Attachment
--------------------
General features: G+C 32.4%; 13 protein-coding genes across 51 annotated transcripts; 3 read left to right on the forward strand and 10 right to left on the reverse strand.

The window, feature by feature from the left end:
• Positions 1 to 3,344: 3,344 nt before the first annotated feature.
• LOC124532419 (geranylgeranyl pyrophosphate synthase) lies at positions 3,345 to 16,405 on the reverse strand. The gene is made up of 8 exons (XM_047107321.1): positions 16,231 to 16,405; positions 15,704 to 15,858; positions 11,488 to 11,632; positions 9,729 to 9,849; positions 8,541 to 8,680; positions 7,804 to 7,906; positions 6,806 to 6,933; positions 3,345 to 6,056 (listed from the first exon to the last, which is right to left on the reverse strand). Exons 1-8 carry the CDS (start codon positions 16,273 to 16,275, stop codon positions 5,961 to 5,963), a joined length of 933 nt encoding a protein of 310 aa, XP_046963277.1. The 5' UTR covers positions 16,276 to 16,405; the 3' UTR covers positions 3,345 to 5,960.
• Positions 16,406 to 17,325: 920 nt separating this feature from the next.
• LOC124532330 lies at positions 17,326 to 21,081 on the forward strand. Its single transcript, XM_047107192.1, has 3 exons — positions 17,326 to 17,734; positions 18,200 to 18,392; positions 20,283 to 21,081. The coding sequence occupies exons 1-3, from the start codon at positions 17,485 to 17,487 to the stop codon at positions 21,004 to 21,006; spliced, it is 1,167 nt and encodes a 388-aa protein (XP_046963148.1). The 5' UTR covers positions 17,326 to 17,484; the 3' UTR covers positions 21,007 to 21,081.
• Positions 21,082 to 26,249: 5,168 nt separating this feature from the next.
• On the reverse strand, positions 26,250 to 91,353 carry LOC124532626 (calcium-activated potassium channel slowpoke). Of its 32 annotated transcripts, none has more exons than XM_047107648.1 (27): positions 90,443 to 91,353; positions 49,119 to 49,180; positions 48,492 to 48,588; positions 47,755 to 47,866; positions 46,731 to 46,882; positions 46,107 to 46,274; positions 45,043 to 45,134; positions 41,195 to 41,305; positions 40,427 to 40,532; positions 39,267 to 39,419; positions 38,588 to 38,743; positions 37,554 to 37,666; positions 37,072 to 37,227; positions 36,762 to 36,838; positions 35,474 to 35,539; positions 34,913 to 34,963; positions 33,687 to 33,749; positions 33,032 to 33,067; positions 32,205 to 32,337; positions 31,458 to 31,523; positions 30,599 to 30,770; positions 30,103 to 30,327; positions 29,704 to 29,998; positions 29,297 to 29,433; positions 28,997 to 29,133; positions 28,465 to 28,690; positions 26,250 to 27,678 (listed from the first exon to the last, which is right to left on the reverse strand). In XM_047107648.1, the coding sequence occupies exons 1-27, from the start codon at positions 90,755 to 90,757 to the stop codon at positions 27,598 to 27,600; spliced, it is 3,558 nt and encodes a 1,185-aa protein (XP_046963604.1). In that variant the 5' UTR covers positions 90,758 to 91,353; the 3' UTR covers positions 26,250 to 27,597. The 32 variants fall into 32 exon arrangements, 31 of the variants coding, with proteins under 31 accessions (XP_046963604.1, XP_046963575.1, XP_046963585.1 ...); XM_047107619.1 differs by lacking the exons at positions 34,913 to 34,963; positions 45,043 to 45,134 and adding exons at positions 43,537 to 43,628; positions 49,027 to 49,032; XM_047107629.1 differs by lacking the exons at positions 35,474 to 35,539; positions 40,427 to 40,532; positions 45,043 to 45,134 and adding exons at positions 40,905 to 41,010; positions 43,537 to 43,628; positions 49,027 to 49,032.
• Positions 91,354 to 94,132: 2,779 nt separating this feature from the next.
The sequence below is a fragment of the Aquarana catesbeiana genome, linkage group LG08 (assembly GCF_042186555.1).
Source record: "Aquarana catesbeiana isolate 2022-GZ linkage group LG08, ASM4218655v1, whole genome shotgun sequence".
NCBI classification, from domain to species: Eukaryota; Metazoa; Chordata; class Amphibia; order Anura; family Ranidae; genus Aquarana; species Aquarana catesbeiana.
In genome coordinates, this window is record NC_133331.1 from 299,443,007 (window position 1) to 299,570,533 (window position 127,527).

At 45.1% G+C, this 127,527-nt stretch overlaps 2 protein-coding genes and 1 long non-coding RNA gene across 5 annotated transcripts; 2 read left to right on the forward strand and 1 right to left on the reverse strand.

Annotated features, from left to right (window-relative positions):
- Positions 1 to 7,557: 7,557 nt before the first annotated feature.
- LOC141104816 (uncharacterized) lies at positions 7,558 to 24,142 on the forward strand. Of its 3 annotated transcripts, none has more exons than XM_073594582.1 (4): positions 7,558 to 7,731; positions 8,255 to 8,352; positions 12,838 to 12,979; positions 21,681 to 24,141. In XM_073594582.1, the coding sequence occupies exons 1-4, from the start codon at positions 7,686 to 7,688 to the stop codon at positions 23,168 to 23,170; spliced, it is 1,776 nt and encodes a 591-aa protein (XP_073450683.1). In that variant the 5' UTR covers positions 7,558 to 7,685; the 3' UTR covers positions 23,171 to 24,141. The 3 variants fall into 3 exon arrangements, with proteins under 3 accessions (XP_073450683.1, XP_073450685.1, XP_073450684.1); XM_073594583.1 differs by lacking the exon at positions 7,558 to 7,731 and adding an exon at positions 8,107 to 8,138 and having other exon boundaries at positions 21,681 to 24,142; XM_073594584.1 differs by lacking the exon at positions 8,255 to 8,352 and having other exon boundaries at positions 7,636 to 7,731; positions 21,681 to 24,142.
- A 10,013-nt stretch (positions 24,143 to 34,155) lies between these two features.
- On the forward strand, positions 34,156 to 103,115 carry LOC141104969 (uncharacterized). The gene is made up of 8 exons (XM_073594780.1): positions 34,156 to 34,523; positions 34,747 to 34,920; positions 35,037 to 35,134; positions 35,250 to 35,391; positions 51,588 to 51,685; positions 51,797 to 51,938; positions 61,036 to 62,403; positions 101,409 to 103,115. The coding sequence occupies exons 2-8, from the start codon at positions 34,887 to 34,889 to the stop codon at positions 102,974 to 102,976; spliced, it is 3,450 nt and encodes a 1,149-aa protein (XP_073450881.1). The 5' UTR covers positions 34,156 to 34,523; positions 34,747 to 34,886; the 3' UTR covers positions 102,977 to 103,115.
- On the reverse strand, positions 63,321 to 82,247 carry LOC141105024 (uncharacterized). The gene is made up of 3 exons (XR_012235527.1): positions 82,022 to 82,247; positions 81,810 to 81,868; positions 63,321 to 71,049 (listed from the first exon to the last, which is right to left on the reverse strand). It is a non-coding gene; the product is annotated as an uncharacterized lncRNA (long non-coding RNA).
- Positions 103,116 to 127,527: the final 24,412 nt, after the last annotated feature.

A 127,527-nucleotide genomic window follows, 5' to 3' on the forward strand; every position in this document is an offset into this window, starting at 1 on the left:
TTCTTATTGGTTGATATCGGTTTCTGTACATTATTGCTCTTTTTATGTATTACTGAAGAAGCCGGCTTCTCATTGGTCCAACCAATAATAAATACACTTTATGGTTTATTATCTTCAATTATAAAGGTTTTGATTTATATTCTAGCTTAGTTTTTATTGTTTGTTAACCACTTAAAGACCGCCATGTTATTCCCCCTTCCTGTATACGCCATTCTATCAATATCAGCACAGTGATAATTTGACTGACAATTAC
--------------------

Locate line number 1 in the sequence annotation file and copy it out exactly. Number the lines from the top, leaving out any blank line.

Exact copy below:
General features: G+C 32.4%; 13 protein-coding genes across 51 annotated transcripts; 3 read left to right on the forward strand and 10 right to left on the reverse strand.